Center for Composite Materials - University of Delaware

MAT162 Software

A Rate Dependent Progressive Composite Damage Model in LS-DYNA

MAT162 is a material model for use in LS-DYNA that may be used to simulate the onset and progression of damage in unidirectional and orthotropic fabric composite continua due to 3D stress fields. This failure model can be used to effectively simulate fiber dominated failures, matrix damage, and includes a stress-based delamination failure criterion. This approach to predicting interlaminar failure is advantageous in cases when locations of delamination sites (i.e., interlaminar crack initiation surfaces) cannot be anticipated.

MAT162 accounts for several different failure modes for the fiber and matrix phases of the composite material. Fiber breakage is modeled using a strain based failure criteria, which are the quadratic interaction of the strain components associated with the fiber tension/compression, fiber shear punch, and fiber crushing damage modes normalized with respect to the correspondent failure initiation strain amplitudes. Matrix failure includes delamination, which is modeled by the quadratic interaction of the through the thickness strain components normalized with respect to the through-thickness tensile and shear failure strains. Material property variations with strain rate may be included using simple logarithmic based functions included in the model.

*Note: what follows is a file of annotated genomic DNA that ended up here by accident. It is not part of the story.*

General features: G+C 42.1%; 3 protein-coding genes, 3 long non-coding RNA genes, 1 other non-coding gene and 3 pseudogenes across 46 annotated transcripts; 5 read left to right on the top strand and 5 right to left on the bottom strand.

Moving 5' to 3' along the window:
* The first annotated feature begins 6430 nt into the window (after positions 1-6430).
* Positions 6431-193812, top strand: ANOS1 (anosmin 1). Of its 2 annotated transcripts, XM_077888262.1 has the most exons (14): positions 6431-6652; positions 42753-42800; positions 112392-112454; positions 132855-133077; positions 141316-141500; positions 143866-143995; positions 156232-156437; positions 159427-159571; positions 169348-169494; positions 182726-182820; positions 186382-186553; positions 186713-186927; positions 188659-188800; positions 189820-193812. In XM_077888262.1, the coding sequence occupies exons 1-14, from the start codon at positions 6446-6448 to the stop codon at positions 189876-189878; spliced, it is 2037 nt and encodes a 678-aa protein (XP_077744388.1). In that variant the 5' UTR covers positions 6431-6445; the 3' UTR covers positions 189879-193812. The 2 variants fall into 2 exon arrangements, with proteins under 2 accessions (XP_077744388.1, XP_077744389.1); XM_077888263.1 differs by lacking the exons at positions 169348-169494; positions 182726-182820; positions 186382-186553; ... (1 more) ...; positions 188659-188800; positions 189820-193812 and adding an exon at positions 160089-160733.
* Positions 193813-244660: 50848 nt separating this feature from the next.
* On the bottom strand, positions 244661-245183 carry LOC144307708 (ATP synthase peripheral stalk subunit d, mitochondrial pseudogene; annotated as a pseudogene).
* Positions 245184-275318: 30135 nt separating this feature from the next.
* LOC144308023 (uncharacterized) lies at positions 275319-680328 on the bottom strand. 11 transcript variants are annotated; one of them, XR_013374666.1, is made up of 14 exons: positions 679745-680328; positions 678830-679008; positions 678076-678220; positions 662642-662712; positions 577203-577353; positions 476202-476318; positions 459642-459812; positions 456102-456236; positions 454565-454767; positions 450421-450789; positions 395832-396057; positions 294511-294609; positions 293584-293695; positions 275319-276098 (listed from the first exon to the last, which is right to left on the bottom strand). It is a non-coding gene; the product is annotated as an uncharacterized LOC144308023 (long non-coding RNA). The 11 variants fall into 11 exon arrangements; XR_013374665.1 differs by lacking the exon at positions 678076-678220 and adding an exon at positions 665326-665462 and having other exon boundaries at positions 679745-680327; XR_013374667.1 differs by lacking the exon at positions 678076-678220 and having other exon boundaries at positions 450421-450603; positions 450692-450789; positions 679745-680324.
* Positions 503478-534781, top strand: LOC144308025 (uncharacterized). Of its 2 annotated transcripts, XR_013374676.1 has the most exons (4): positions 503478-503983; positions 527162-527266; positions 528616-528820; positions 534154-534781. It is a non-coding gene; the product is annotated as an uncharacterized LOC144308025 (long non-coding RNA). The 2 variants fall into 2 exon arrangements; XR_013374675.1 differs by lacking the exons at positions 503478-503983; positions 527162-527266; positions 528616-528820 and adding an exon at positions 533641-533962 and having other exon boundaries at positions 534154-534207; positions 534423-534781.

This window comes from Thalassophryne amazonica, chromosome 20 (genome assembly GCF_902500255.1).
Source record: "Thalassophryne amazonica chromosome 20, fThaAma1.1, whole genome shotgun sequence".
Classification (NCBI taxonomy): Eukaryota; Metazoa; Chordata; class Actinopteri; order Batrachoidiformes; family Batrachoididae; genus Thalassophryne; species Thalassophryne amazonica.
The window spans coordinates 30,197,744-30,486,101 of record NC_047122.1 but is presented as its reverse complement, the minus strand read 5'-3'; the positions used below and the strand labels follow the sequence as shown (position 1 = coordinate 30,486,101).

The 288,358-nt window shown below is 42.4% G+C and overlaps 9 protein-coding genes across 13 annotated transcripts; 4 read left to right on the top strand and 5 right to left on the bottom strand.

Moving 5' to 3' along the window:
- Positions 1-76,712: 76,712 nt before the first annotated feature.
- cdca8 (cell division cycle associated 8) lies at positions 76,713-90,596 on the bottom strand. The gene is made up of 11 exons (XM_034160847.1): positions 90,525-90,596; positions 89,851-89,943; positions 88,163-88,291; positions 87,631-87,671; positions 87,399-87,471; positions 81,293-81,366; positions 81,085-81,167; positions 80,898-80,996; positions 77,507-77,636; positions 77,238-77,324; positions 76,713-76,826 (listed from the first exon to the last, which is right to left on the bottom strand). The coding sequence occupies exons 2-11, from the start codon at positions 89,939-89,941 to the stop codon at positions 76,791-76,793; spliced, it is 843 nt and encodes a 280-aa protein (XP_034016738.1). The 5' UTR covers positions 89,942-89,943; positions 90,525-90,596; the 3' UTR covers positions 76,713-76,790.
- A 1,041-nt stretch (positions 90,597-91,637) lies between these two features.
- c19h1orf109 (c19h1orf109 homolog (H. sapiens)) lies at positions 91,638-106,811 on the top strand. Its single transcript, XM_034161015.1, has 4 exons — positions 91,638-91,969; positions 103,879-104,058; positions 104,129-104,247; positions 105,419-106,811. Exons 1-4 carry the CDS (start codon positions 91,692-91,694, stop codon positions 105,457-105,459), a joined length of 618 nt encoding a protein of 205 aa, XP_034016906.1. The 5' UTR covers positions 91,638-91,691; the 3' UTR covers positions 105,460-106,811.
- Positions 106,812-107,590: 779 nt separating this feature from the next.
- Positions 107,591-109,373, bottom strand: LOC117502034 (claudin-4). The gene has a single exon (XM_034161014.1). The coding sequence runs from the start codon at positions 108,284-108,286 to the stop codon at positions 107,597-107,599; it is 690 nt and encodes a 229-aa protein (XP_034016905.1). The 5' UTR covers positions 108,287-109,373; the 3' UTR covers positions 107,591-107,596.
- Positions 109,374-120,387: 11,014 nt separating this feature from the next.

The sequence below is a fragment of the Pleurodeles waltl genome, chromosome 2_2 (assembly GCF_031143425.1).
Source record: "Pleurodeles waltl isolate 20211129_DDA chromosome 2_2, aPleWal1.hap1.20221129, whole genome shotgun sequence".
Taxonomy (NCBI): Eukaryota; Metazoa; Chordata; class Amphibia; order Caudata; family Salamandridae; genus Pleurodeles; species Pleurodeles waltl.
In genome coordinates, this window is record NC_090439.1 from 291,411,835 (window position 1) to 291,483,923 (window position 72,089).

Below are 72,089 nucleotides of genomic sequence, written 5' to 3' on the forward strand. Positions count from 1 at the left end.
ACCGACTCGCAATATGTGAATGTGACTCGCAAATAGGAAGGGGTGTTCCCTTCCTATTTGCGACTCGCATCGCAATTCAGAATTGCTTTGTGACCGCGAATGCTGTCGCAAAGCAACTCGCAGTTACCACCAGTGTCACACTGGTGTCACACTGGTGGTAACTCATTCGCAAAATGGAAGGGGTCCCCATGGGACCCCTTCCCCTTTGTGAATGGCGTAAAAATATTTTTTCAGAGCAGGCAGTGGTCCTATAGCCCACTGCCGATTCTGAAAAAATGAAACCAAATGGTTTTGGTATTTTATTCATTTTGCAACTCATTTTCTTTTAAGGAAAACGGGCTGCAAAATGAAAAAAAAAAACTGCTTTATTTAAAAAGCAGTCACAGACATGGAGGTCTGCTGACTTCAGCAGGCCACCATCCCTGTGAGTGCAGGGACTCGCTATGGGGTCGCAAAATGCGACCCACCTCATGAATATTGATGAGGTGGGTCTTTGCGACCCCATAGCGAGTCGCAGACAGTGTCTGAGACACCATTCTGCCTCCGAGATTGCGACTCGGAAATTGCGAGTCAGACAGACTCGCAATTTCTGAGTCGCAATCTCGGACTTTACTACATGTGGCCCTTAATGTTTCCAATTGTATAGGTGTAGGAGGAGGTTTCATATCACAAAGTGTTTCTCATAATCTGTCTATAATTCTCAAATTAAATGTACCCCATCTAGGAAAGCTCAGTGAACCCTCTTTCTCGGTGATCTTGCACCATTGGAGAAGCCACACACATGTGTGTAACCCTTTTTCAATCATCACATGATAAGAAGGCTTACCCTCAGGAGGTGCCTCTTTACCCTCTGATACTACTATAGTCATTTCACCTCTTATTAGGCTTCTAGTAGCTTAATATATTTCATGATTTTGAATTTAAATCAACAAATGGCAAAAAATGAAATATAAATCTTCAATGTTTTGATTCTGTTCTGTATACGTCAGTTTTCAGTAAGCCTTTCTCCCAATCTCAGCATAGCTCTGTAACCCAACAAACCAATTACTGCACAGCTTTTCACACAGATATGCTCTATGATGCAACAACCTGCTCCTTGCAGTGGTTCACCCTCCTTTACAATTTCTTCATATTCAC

A set of damage history variables is introduced in MAT162 to relate the onset and growth of damage to stiffness loss in the material. The failure criteria of fiber, delamination and matrix damage modes are used as damage surfaces in strain space. Damage increases when the strain path intersects the damage surfaces and the strain increment has a non-zero component in the direction normal to the damage surfaces. The damage model assumes a linear relation for the strain region inside the updated damage surfaces with the elastic moduli reduced according to the associated accumulated damage parameters. The composite damage model is further generalized to allow a residual compressive strength. Delamination is modeled within elements adjacent to ply interfaces. For a delaminated element, the in-plane load carrying capacity within the element is assumed to be elastic. The load carrying behavior in the direction normal to the crack plane is then dependent on the opening and closure of such a crack. For an opening delamination (positive through-thickness normal strain), the normal to the thickness load carrying capacity is reduced to zero. For a closing delamination (negative thickness normal strain), the through the thickness normal stress is assumed to regain the initial elastic capacity, while the through the thickness shear stresses are assumed to be limited by a constant slide shear value. Under the crack closure condition, this approach effectively models the interface friction behavior generated by the normal stress. This model allows one to effectively approximate the dynamic delamination behavior without the use of the usual time consuming contact surface elements.

 A more complete description of the composite progressive damage model and material property input and failure theory is provided as part of the MAT162 User’s Manual.


For more information regarding MAT162, please contact Bazle Haque, Associate Professor of Mechanical Engineering and CCM Sr. Scientist, at or by phone at (302) 690-4741

302-831-8149 •